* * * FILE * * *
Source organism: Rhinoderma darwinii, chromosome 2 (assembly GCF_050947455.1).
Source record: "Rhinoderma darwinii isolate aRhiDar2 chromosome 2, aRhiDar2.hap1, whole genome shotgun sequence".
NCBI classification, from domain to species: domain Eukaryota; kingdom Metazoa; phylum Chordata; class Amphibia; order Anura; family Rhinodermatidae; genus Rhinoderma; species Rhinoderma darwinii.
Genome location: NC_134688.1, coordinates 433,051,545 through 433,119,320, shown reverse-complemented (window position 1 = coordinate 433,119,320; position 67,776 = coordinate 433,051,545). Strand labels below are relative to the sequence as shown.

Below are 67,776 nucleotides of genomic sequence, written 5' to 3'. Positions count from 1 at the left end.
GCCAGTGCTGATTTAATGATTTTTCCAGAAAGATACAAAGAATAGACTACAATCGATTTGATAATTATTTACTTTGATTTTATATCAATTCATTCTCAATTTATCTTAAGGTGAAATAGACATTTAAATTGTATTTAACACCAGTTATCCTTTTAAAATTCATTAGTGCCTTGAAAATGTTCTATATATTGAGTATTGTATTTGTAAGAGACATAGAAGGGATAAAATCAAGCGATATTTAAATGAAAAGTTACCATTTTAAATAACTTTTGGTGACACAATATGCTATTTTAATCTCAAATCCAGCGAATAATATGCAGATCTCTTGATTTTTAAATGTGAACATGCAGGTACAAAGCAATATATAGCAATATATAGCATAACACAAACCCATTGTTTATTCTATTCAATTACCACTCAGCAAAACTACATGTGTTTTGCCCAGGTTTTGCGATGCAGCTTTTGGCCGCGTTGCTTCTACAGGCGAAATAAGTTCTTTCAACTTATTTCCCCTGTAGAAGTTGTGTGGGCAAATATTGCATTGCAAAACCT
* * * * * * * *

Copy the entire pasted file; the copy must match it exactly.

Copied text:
Source organism: Rhinoderma darwinii, chromosome 2 (assembly GCF_050947455.1).
Source record: "Rhinoderma darwinii isolate aRhiDar2 chromosome 2, aRhiDar2.hap1, whole genome shotgun sequence".
NCBI classification, from domain to species: domain Eukaryota; kingdom Metazoa; phylum Chordata; class Amphibia; order Anura; family Rhinodermatidae; genus Rhinoderma; species Rhinoderma darwinii.
Genome location: NC_134688.1, coordinates 433,051,545 through 433,119,320, shown reverse-complemented (window position 1 = coordinate 433,119,320; position 67,776 = coordinate 433,051,545). Strand labels below are relative to the sequence as shown.

Below are 67,776 nucleotides of genomic sequence, written 5' to 3'. Positions count from 1 at the left end.
GCCAGTGCTGATTTAATGATTTTTCCAGAAAGATACAAAGAATAGACTACAATCGATTTGATAATTATTTACTTTGATTTTATATCAATTCATTCTCAATTTATCTTAAGGTGAAATAGACATTTAAATTGTATTTAACACCAGTTATCCTTTTAAAATTCATTAGTGCCTTGAAAATGTTCTATATATTGAGTATTGTATTTGTAAGAGACATAGAAGGGATAAAATCAAGCGATATTTAAATGAAAAGTTACCATTTTAAATAACTTTTGGTGACACAATATGCTATTTTAATCTCAAATCCAGCGAATAATATGCAGATCTCTTGATTTTTAAATGTGAACATGCAGGTACAAAGCAATATATAGCAATATATAGCATAACACAAACCCATTGTTTATTCTATTCAATTACCACTCAGCAAAACTACATGTGTTTTGCCCAGGTTTTGCGATGCAGCTTTTGGCCGCGTTGCTTCTACAGGCGAAATAAGTTCTTTCAACTTATTTCCCCTGTAGAAGTTGTGTGGGCAAATATTGCATTGCAAAACCT